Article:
Glasgow bin lorry crash: No apology from driver over 'lies'
The driver who blacked out at the wheel of a Glasgow bin lorry before it killed six people has refused to say sorry for "lies" he told about his health.
The inquiry into the crash has heard that Harry Clarke, 58, lied about previous blackouts in order to get driving jobs.
Asked to say sorry that this "led to the deaths of... innocent people", Mr Clarke replied: "No, I can't say that."
He did not answer all questions as he may still face a private prosecution.
Two of the bereaved families have indicated they intend to take action against Mr Clarke for alleged dangerous driving after the Crown Office said it would not prosecute him.
The fatal accident inquiry (FAI) at Glasgow Sheriff Court is looking at Mr Clarke's health, the bin lorry and its route.
The inquiry has already heard that Mr Clarke was unconscious at the wheel of the Glasgow City Council bin lorry when it veered out of control on Queen Street on 22 December, killing six people and injuring 15 others.
It has also heard that he suffered an earlier blackout at the wheel of a stationary bus in 2010 when he worked for First Bus as a driver.
This episode, and his history of dizziness and other ailments, were not disclosed to Glasgow City Council and the Driver and Vehicle Licensing Agency (DVLA).
In his second and final day of evidence, Mr Clarke was cross-examined by Dorothy Bain QC, who is acting for the bereaved Morton family.
She accused him of telling "a pack of lies" about his history of blackouts and accused him of showing "reckless indifference" by not disclosing earlier fainting episodes.
After he refused to answer questions relating to his medical history, the QC asked if he would like witnesses to tell the truth if his own daughter had died.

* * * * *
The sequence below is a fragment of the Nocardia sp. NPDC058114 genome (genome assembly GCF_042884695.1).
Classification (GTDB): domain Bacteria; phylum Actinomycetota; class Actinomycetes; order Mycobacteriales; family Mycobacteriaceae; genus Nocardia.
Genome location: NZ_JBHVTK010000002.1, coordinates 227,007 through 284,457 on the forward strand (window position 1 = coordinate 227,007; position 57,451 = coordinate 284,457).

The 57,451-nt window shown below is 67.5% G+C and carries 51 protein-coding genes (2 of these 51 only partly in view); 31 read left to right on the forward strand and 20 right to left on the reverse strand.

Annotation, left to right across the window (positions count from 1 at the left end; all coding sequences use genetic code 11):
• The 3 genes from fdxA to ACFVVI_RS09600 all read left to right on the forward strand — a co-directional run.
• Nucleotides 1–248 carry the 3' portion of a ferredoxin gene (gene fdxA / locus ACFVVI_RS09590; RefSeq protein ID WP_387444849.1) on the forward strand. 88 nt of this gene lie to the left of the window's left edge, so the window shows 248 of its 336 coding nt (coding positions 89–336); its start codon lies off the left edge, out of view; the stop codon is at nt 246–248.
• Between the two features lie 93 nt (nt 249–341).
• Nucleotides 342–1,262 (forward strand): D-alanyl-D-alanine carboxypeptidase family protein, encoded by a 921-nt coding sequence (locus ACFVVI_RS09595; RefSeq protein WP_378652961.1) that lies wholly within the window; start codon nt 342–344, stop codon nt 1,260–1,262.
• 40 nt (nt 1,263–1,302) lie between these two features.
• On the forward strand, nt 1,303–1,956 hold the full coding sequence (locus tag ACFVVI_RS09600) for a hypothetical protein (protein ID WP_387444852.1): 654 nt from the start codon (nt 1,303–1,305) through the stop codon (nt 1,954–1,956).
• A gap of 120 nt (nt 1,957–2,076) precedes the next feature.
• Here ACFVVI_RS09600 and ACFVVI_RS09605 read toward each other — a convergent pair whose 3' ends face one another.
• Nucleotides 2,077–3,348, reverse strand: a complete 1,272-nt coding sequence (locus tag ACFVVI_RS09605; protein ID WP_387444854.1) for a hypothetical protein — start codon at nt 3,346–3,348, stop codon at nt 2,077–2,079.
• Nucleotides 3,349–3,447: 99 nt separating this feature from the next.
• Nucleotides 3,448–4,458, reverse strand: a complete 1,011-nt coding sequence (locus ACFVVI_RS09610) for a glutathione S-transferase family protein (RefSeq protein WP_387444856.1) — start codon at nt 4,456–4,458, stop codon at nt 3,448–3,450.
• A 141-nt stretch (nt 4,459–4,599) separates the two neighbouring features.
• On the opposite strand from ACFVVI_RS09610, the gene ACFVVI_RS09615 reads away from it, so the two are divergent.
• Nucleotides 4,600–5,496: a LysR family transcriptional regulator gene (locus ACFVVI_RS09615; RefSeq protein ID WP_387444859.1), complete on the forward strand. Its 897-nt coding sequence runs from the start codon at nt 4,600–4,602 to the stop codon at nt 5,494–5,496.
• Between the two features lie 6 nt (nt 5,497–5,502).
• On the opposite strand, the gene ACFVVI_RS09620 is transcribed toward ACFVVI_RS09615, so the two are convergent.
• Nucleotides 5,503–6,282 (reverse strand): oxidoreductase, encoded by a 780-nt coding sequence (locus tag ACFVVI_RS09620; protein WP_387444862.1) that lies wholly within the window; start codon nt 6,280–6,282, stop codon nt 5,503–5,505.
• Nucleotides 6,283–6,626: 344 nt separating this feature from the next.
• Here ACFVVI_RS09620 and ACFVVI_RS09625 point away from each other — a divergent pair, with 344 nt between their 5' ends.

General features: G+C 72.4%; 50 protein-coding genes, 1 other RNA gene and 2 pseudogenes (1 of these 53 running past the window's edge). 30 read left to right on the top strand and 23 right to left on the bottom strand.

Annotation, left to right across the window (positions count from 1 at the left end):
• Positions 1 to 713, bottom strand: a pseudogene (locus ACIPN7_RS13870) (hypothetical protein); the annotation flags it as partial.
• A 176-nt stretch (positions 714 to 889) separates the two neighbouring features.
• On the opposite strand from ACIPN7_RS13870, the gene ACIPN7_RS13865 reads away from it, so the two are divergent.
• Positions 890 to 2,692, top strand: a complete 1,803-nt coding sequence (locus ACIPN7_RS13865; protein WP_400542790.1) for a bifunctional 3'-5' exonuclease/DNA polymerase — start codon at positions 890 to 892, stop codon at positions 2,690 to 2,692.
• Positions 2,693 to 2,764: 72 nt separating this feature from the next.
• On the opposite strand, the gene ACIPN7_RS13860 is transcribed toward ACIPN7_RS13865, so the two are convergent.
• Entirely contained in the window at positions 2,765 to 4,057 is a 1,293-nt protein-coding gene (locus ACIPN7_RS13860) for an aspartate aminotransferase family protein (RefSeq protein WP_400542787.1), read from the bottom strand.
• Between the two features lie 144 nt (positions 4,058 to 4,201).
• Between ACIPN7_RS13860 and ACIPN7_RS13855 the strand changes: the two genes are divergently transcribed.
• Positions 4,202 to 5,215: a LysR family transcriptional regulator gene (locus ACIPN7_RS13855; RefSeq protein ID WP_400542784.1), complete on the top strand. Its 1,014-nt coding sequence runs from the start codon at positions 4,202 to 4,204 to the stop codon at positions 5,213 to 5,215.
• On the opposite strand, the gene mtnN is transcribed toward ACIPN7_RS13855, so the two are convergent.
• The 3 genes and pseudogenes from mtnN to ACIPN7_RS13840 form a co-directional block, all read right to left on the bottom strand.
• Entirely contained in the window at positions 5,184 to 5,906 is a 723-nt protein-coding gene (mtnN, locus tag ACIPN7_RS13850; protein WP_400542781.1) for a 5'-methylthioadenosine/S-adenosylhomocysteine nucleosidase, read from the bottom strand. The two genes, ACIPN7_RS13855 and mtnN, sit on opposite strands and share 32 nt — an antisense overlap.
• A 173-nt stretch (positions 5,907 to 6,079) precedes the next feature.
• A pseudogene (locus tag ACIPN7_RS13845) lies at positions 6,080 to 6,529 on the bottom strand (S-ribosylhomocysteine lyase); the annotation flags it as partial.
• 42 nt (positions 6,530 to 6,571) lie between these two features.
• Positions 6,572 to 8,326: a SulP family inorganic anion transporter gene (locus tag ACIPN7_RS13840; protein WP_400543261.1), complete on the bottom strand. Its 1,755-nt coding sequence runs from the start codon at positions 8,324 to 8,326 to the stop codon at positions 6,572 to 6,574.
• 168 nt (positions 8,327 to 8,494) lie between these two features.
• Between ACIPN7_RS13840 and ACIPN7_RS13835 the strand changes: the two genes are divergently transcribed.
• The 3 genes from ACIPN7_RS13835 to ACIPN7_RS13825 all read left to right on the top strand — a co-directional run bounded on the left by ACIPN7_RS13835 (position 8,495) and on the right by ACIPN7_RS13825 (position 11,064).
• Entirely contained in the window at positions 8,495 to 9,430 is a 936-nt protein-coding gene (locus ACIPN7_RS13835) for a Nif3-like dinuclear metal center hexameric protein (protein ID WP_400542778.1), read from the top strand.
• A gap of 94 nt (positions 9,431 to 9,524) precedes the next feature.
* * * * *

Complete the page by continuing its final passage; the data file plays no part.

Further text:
Mr Clarke refused to answer.
Ms Bain said the six victims would still be alive if he had been honest about his medical past because he would never have been given jobs as a driver.
"You should never have been behind the wheel and you knew that," she told him.
"You took a chance and it has taken the lives of six people. The difference is you had a choice."
Ms Bain said the phrase "I'm all right Jack" summed up Mr Clarke's attitude.
The QC said that it was "incredible and beyond belief" that following the bin lorry tragedy, Mr Clarke had pursued getting his licence back.
She ended her cross-examination by saying that if Mr Clarke had told the truth "all this could have been prevented".
Mr Clarke was then cross-examined by Mark Stewart QC, representing the bereaved McQuade family.
He again refused to answer any questions about his medical history.
The QC asked him to "take the risk" of answering questions, but Mr Clarke said he did not want to answer.
Ronald Conway, the lawyer for the bereaved Tait family was next to cross-examine Mr Clarke.
He questioned Mr Clarke about the 2010 fainting incident when he was a bus driver. He again refused to answer.
Mr Conway said that if he had not been challenged by an inspector, who attended the scene having been notified by a passenger, Mr Clarke would have just driven on and not mentioned it.
The witness did not comment.
The lawyer then noted that Mr Clarke got a doctor's appointment that day, adding "desperate situations require desperate remedies".
Referring to earlier evidence where it was said Mr Clarke had told his doctor he fainted in the First Bus canteen, Mr Conway said: "You span the doctor a line about queuing in a hot canteen.
"You then told the occupational doctor at work that your own doctor said you were fit to drive.
"You could not believe your luck when you got away with it, could you?"
Again, Mr Clarke did not answer.
The lawyer went on: "Just another little white lie for you. No harm done."
'Big black lie'
Mr Conway said that after Mr Clarke left First Bus and got a job with Glasgow City Council, 2010 had "receded into history".
"You pretended it never happened," he said, adding: "The past has a way of catching up with all of us."
He asserted that Mr Clarke has a "high susceptibility" to fainting.
Alluding to the consequences of Mr Clarke not disclosing this, he said: "The little white lie of April 2010 is actually a big black lie."
He continued: "Mr Clarke, I would give you the chance to say 'I'm sorry I told lies in April 2010 and I know and accept that those lies led to the deaths of those innocent people'.
"Can you say that Mr Clarke?"
He replied: "No I can't say that."
Mr Conway concluded his cross-examination by saying that if Mr Clarke had told the truth he would never have been behind the wheel of the bin lorry.
With his evidence to the FAI concluded, Mr Clarke left the witness stand.
The inquiry will resume on Tuesday, when closing submissions will begin.